How much is Mark Buerhle worth?

By the time you read this, the White Sox may already sign Buerhle to a contract extension.  Or maybe they will have traded him, if not both rumors will keep spinning.
I had to laugh when I read this post : BP unfiltered  I think its safe to say that if Kenny Williams goes to his agent with a 4 year offer for 33 million, the negotiations will be over, and Mark’s White Sox career will soon be over.
How much is he worth?  Here is the best salary calculator I have seen.  It accounts for continued inflation, which is somewhat balanced by the player’s talent declining.  Almost all free agent players should be in their decline phase, and Buerhle is no exception – he’ll be 29 next season.  So all we need to know is how many wins is he worth.
First, how good is he?  This year so far, his ERA+ is a very good 135.  Last year, it was a career worst 93, following a career best 143 in 2005.  His career mark is 122, and that seems to be a reasonable expectation of his ability.
Second, how much will he pitch? So far, he’s never missed a start, pitching over 200 innings every year and up to 245.  We can’t expect he will always pitch that many innings.  There’s pretty much no chance he’ll throw much more than 240, but there is a chance that he could hurt himself in spring training and pitch zero.  I looked at how much the average top free agent starters have pitched the year after they signed.  To get a quick list, I looked at only players who switched teams, and the old team received a compensation pick.  Their average IP after signing was 170.  If we remove the ones with obvious prior injury concerns, like Jaret Wright and AJ Burnett, we get 180.  Buerhle may be a bit better than that, having not just a good health record, but a perfect one, so we might be able to project him at 190-200.  But I can’t forget my definition of a durable pitcher:
Durable pitcher:  Noun.  A pitcher who has not been injured yet.
A good chunk of Mark’s value is just showing up and being average.  Assuming replacement level is 1.25 times the league average, an average pitcher is +24 runs in 190 innings.  Being above average around a 120 ERA+, that’s another 16 runs, so Buerhle is about 4 wins above the average pitcher.  From 2006 going back, Buerhle’s wins over replacement numbers have been 1.8, 5.9, 5.7, 3.1, 6.1, and 6.3 according to my database, so 4 seems like a reasonable figure.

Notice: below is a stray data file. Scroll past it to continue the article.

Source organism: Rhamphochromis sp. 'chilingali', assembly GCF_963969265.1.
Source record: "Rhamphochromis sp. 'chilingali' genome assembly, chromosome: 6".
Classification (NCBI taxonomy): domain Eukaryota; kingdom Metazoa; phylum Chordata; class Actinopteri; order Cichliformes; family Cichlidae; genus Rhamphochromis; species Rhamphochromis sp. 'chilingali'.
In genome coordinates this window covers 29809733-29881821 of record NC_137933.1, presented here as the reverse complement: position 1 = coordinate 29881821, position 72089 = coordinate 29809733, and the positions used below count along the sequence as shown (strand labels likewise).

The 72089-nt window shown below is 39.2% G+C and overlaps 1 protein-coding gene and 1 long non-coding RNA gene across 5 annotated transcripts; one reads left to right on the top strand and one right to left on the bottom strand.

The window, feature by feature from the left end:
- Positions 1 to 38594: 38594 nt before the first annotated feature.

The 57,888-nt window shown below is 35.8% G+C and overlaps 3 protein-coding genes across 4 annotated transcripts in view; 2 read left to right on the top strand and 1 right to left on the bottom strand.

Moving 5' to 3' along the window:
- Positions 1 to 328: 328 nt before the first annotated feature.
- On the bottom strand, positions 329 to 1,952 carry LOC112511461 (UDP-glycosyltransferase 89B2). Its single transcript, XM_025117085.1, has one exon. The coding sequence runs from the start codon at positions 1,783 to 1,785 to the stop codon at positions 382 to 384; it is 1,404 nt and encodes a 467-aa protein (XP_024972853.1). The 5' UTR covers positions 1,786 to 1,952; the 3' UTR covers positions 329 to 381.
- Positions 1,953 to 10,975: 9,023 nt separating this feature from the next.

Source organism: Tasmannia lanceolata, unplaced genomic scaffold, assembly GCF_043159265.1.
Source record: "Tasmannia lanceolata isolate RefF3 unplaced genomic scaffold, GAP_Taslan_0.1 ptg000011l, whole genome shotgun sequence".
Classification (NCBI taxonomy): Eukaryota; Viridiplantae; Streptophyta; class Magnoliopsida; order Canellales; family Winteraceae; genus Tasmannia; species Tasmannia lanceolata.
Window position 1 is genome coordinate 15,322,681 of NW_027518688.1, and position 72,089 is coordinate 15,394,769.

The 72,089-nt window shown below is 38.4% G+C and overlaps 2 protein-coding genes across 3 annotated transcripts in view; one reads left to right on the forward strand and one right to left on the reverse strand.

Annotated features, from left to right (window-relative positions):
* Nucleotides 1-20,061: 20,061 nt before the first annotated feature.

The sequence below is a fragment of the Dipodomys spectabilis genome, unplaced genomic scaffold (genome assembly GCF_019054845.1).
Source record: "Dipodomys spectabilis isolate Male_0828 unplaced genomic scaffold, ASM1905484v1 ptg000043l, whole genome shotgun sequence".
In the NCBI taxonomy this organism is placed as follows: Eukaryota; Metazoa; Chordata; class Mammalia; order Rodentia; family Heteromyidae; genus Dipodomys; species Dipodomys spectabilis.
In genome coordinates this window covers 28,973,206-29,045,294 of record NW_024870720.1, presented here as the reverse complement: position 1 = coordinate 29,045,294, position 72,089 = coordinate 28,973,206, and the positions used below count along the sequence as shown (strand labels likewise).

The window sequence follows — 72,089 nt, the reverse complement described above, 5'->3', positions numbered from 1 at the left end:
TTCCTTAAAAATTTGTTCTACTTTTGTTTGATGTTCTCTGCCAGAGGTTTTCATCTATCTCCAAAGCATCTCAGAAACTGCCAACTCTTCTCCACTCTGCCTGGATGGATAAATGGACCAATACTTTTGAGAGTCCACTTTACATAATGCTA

The chart gives us a 59 million deal over 4 years or 71 million over 5.  The chart was designed for last year, so adding another 10% for inflation (damn you, Federal reserve!) would give us 65/4 or 78/5.
That would seem a fair deal, but if he holds out until the offseason, its hard to see somebody not overpaying and giving him Barry Zito money, as I can’t think of anything Zito had going for him that Buerhle doesn’t have.

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4 Responses to How much is Mark Buerhle worth?

  1. Pizza Cutter says:

    A few months back, in my throwing to first series, I found that MB had the best pickoff move in the league last year, to the tune of 8 runs or so above league average just based on his move alone. As I said at the time, throw in the confusion on how to spell his name, and you’ve got an extra win right there. Teams will always overpay for starting pitching and swear that they are getting a great deal. (See Meche, Gil.) You’re right though, if he wants to maximize his cash, Buehrle should hold out until the off-season. He probably won’t get Zito money, but 15-16M per isn’t out of the question.

  2. Sean Smith says:

    Is that 8 runs per year or 8 runs over a period of years? That is something else.
    I’m not using projections based on components here, but actual runs, so any benefit of his pickoff move is counted, which is good, and any benefit from above average defense is also in there, which is not so good.

  3. Pizza Cutter says:

    Sean, that was 8 runs last year alone. I only ran the numbers for 2006, so I don’t know how stable those stats are or what MB’s work has been before that. But, that’s just an engineering problem to figure it out.

  4. greenback44 says:

    I’ve looked a little bit at projecting IP a few years forward, and it gets ugly beyond the first three or four years. Even the most durable pitchers can’t be counted on for more than 150 innings.

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